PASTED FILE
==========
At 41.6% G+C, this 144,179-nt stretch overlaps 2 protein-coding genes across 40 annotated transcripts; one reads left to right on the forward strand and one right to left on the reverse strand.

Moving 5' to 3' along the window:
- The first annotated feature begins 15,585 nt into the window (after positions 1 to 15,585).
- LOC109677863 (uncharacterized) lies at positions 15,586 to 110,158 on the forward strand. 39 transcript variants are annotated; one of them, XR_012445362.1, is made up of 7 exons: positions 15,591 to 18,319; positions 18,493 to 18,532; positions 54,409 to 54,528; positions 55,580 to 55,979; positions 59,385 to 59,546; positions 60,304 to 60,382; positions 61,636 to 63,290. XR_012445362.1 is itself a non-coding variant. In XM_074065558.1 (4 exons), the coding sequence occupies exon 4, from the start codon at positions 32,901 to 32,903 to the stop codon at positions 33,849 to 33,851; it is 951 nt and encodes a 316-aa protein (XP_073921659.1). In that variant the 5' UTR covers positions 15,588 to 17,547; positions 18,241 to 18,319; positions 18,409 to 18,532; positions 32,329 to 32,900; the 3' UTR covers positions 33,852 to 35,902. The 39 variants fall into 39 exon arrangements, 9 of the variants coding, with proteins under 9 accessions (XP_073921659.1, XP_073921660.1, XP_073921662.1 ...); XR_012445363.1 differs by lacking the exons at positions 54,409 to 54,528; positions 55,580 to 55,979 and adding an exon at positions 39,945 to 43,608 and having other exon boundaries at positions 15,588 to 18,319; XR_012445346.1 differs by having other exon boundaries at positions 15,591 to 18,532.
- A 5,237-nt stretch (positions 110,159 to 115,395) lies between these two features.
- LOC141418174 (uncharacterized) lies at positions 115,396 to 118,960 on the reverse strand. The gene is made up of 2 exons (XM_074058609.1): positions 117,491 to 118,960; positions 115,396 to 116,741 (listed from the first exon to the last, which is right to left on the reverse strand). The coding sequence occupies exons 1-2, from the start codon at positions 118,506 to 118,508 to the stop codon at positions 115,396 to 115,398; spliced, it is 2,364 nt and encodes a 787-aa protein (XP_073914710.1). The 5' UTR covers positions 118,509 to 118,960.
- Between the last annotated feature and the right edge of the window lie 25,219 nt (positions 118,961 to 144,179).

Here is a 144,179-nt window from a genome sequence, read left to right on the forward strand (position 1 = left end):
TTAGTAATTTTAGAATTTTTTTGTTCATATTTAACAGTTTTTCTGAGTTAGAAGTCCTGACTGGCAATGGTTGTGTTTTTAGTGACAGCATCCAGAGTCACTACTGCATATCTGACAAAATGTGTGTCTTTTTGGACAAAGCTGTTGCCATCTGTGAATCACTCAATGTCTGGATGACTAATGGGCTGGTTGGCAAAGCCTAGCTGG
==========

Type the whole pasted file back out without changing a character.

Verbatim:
At 41.6% G+C, this 144,179-nt stretch overlaps 2 protein-coding genes across 40 annotated transcripts; one reads left to right on the forward strand and one right to left on the reverse strand.

Moving 5' to 3' along the window:
- The first annotated feature begins 15,585 nt into the window (after positions 1 to 15,585).
- LOC109677863 (uncharacterized) lies at positions 15,586 to 110,158 on the forward strand. 39 transcript variants are annotated; one of them, XR_012445362.1, is made up of 7 exons: positions 15,591 to 18,319; positions 18,493 to 18,532; positions 54,409 to 54,528; positions 55,580 to 55,979; positions 59,385 to 59,546; positions 60,304 to 60,382; positions 61,636 to 63,290. XR_012445362.1 is itself a non-coding variant. In XM_074065558.1 (4 exons), the coding sequence occupies exon 4, from the start codon at positions 32,901 to 32,903 to the stop codon at positions 33,849 to 33,851; it is 951 nt and encodes a 316-aa protein (XP_073921659.1). In that variant the 5' UTR covers positions 15,588 to 17,547; positions 18,241 to 18,319; positions 18,409 to 18,532; positions 32,329 to 32,900; the 3' UTR covers positions 33,852 to 35,902. The 39 variants fall into 39 exon arrangements, 9 of the variants coding, with proteins under 9 accessions (XP_073921659.1, XP_073921660.1, XP_073921662.1 ...); XR_012445363.1 differs by lacking the exons at positions 54,409 to 54,528; positions 55,580 to 55,979 and adding an exon at positions 39,945 to 43,608 and having other exon boundaries at positions 15,588 to 18,319; XR_012445346.1 differs by having other exon boundaries at positions 15,591 to 18,532.
- A 5,237-nt stretch (positions 110,159 to 115,395) lies between these two features.
- LOC141418174 (uncharacterized) lies at positions 115,396 to 118,960 on the reverse strand. The gene is made up of 2 exons (XM_074058609.1): positions 117,491 to 118,960; positions 115,396 to 116,741 (listed from the first exon to the last, which is right to left on the reverse strand). The coding sequence occupies exons 1-2, from the start codon at positions 118,506 to 118,508 to the stop codon at positions 115,396 to 115,398; spliced, it is 2,364 nt and encodes a 787-aa protein (XP_073914710.1). The 5' UTR covers positions 118,509 to 118,960.
- Between the last annotated feature and the right edge of the window lie 25,219 nt (positions 118,961 to 144,179).

Here is a 144,179-nt window from a genome sequence, read left to right on the forward strand (position 1 = left end):
TTAGTAATTTTAGAATTTTTTTGTTCATATTTAACAGTTTTTCTGAGTTAGAAGTCCTGACTGGCAATGGTTGTGTTTTTAGTGACAGCATCCAGAGTCACTACTGCATATCTGACAAAATGTGTGTCTTTTTGGACAAAGCTGTTGCCATCTGTGAATCACTCAATGTCTGGATGACTAATGGGCTGGTTGGCAAAGCCTAGCTGG